**Tick Functions**

Tick functions include Ask, Bid, and Spread. For example, to close all positions when the price exceeds 1.3452, write Ask > 1.3452. To enter a position only when the spread is less than 12, write Spread < 12, and combine it with other entry conditions. These functions allow access to tick values up to 100 ticks back. For instance, to get the value of the 45^{th} tick, write Ask[45].

**Open Order Functions (Usable in All Expressions)**

To access properties of all open orders, such as profit, TP, SL, and open duration, use functions with the prefix PrevOrder. The last order is number 0, the previous one is 1, and so on. For example, PrevOrderProfit[0] returns the profit of the last order.

**Group of Open Order Functions**

These functions allow you to access properties of a group of open orders, such as the number of open orders or the total profit of the current open orders.

**Closed Order Functions (ClosedOrder)**

These functions provide access to properties of a specific closed order.

**A Set of Closed Orders Functions (ClosedOrders)**

These functions return information about a set of closed orders.

**Account Functions**

Account functions provide information about account properties, such as AccountBalance or AccountNumber. For example, to avoid opening new orders when your overall loss from all open positions exceeds $100, use AccountEquity < AccountBalance – 100.

**Custom Functions**

Custom functions are used for martingale and grid strategies, such as MartingaleAttempt, which shows the number of attempts or grid profits. These functions are only usable in martingale and grid expressions.

**Cross Functions**

Cross functions include CROSSUP, CROSSDOWN, or CROSS, used to check if two indicators, such as moving averages, have crossed each other.

**Other Functions**

Additional logical syntaxes are supported, including mathematical operations, comparisons, and constants. These include VALUE, LASTVALUE, NOTHING, AND, OR, XOR, PLUS, MINUS, NOT, MOD, POW, and PI.

AND, OR, and XOR are common logical operators. PLUS and MINUS are used for addition and subtraction. NOT inverts the value of a logical statement. MOD provides the remainder of a division (e.g., 100 MOD 2 gives 0, and 40 MOD 6 gives 4).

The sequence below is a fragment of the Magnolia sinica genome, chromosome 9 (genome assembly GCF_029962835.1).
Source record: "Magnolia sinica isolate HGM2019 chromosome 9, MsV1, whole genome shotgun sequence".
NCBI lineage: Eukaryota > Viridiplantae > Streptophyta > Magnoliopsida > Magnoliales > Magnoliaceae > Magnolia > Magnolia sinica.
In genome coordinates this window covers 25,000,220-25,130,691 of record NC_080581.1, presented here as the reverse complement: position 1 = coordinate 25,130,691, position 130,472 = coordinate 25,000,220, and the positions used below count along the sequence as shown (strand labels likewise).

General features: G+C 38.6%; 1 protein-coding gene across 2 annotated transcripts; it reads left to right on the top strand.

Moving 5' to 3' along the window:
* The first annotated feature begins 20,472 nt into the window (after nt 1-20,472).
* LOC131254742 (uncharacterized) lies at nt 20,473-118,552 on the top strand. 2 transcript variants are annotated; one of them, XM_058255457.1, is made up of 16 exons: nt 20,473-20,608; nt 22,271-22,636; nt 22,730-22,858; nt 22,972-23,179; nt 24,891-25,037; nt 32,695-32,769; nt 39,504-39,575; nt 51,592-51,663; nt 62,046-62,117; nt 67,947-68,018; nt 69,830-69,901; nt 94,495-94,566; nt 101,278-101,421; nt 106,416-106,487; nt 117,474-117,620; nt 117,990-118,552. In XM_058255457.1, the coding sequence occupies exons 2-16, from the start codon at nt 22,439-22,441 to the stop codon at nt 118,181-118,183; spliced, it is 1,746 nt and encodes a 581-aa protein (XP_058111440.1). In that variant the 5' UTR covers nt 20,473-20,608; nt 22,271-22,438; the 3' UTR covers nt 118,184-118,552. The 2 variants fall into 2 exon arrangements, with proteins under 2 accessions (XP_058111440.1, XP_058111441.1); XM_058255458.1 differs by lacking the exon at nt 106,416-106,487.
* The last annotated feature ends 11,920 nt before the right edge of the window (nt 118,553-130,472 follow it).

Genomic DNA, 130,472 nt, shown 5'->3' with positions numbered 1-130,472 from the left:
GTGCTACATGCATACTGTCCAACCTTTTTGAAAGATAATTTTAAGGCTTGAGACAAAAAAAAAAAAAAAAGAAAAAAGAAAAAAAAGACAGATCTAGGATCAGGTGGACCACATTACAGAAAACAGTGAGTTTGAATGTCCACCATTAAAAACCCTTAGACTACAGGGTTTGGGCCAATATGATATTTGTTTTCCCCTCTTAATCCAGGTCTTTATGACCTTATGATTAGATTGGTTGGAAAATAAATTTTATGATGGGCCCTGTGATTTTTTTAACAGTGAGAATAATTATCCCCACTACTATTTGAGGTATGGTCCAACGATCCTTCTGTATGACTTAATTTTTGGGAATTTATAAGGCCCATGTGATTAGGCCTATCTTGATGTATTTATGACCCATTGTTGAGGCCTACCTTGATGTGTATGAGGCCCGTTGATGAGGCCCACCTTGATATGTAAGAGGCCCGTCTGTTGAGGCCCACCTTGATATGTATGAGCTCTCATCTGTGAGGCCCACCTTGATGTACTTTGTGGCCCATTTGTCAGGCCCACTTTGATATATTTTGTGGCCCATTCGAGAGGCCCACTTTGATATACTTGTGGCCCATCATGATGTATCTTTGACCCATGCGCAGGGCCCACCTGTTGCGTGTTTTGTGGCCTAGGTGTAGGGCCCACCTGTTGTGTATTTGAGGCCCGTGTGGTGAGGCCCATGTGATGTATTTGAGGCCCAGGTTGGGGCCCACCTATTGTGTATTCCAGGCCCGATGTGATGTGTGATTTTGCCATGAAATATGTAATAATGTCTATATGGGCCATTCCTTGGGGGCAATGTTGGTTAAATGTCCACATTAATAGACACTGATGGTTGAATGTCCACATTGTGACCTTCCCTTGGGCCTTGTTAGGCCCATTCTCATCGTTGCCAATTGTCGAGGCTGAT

POW calculates exponents (e.g., 3 POW 4 gives 3^{4} = 81). PI represents the mathematical constant π, approximately 3.14159.

**Function Examples**

**EX1**: ISBULL[2]

This means that if the second previous candle is a bullish one this expression gives you a true value otherwise it gives you a false value.

**EX2**: Close[2] > Open[2]

This exactly does the same thing as EX1 which was mentioned above.

**EX3**: IsDoji[4]

This means that the 4th previous candle is a DOJI one or not. If yes it gives you a true value and if not, it gives you a false value.

**EX4**: MathABS[MA1 – MA2]

This gives you the difference between MA1 and MA2.

**EX5**: Hour = 17 AND Minute = 30

This gives a true value when the time is 17:30 otherwise it’s false.

**EX6**: Lots > 0.1 AND OpenDuration > 60

This gives you a true value if the order size is greater than 0.1 lots and at least 60 seconds have passed from the opening of the order.

**EX7**: MA1 CROSSUP MA2

This gives you a true value when the first moving average crosses the second one upwards.

**EX8**: Ask > MA1 AND Spread < 10 points

This gives you a true value when the price is greater than the moving average and the spread is less than 10 points.

**EX9**: OpenProfit > 15 OR OpenOrder < 2

This gives you a true value when the profit of all open positions is greater than $15 or the total number of open positions is less than 2.

**EX10**: AccountEquity > AccountBalance

This gives you a true value when the sum of the profits of all open positions is positive.